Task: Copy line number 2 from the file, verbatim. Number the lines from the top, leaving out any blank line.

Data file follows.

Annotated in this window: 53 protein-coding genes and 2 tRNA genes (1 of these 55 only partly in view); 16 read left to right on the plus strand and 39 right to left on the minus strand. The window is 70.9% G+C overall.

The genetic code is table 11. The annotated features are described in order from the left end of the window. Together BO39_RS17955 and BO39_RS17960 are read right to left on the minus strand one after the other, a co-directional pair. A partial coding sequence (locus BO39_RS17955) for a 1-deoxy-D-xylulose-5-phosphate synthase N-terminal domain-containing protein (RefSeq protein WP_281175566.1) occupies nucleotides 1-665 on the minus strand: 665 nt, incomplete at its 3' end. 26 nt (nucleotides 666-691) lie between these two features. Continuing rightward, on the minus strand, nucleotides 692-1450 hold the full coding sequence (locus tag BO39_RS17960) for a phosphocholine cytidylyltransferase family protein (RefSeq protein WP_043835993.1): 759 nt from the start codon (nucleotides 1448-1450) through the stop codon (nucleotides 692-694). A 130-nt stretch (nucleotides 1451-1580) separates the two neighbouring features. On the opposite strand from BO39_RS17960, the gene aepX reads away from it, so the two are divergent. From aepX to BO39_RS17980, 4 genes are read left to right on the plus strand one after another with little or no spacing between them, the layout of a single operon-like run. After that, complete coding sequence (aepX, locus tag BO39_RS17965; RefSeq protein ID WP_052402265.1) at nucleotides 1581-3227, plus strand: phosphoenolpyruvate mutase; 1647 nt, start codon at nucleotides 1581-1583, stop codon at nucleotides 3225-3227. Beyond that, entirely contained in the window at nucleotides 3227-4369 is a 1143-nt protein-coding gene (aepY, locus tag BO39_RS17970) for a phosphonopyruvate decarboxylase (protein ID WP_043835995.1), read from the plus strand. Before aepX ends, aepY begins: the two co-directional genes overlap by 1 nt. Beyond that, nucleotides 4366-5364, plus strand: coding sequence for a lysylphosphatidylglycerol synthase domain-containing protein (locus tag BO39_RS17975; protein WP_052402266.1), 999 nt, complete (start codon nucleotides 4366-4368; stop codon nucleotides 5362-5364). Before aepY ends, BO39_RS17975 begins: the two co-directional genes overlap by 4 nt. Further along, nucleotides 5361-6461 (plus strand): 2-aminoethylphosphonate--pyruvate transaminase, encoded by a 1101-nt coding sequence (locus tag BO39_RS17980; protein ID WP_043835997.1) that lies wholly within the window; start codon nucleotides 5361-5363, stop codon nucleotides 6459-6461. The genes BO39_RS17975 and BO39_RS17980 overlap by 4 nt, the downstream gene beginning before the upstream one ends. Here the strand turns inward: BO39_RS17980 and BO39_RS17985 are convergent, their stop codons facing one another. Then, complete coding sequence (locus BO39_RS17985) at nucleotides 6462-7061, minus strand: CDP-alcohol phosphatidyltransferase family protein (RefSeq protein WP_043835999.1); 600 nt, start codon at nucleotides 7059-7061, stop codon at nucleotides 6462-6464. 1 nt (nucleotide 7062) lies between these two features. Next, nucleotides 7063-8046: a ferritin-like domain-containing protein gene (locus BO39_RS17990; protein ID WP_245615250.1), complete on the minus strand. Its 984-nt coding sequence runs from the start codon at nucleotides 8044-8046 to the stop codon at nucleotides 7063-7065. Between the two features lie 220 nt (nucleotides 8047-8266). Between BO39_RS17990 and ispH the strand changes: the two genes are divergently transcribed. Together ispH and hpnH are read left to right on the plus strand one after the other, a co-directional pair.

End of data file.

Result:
The genetic code is table 11. The annotated features are described in order from the left end of the window. Together BO39_RS17955 and BO39_RS17960 are read right to left on the minus strand one after the other, a co-directional pair. A partial coding sequence (locus BO39_RS17955) for a 1-deoxy-D-xylulose-5-phosphate synthase N-terminal domain-containing protein (RefSeq protein WP_281175566.1) occupies nucleotides 1-665 on the minus strand: 665 nt, incomplete at its 3' end. 26 nt (nucleotides 666-691) lie between these two features. Continuing rightward, on the minus strand, nucleotides 692-1450 hold the full coding sequence (locus tag BO39_RS17960) for a phosphocholine cytidylyltransferase family protein (RefSeq protein WP_043835993.1): 759 nt from the start codon (nucleotides 1448-1450) through the stop codon (nucleotides 692-694). A 130-nt stretch (nucleotides 1451-1580) separates the two neighbouring features. On the opposite strand from BO39_RS17960, the gene aepX reads away from it, so the two are divergent. From aepX to BO39_RS17980, 4 genes are read left to right on the plus strand one after another with little or no spacing between them, the layout of a single operon-like run. After that, complete coding sequence (aepX, locus tag BO39_RS17965; RefSeq protein ID WP_052402265.1) at nucleotides 1581-3227, plus strand: phosphoenolpyruvate mutase; 1647 nt, start codon at nucleotides 1581-1583, stop codon at nucleotides 3225-3227. Beyond that, entirely contained in the window at nucleotides 3227-4369 is a 1143-nt protein-coding gene (aepY, locus tag BO39_RS17970) for a phosphonopyruvate decarboxylase (protein ID WP_043835995.1), read from the plus strand. Before aepX ends, aepY begins: the two co-directional genes overlap by 1 nt. Beyond that, nucleotides 4366-5364, plus strand: coding sequence for a lysylphosphatidylglycerol synthase domain-containing protein (locus tag BO39_RS17975; protein WP_052402266.1), 999 nt, complete (start codon nucleotides 4366-4368; stop codon nucleotides 5362-5364). Before aepY ends, BO39_RS17975 begins: the two co-directional genes overlap by 4 nt. Further along, nucleotides 5361-6461 (plus strand): 2-aminoethylphosphonate--pyruvate transaminase, encoded by a 1101-nt coding sequence (locus tag BO39_RS17980; protein ID WP_043835997.1) that lies wholly within the window; start codon nucleotides 5361-5363, stop codon nucleotides 6459-6461. The genes BO39_RS17975 and BO39_RS17980 overlap by 4 nt, the downstream gene beginning before the upstream one ends. Here the strand turns inward: BO39_RS17980 and BO39_RS17985 are convergent, their stop codons facing one another. Then, complete coding sequence (locus BO39_RS17985) at nucleotides 6462-7061, minus strand: CDP-alcohol phosphatidyltransferase family protein (RefSeq protein WP_043835999.1); 600 nt, start codon at nucleotides 7059-7061, stop codon at nucleotides 6462-6464. 1 nt (nucleotide 7062) lies between these two features. Next, nucleotides 7063-8046: a ferritin-like domain-containing protein gene (locus BO39_RS17990; protein ID WP_245615250.1), complete on the minus strand. Its 984-nt coding sequence runs from the start codon at nucleotides 8044-8046 to the stop codon at nucleotides 7063-7065. Between the two features lie 220 nt (nucleotides 8047-8266). Between BO39_RS17990 and ispH the strand changes: the two genes are divergently transcribed. Together ispH and hpnH are read left to right on the plus strand one after the other, a co-directional pair.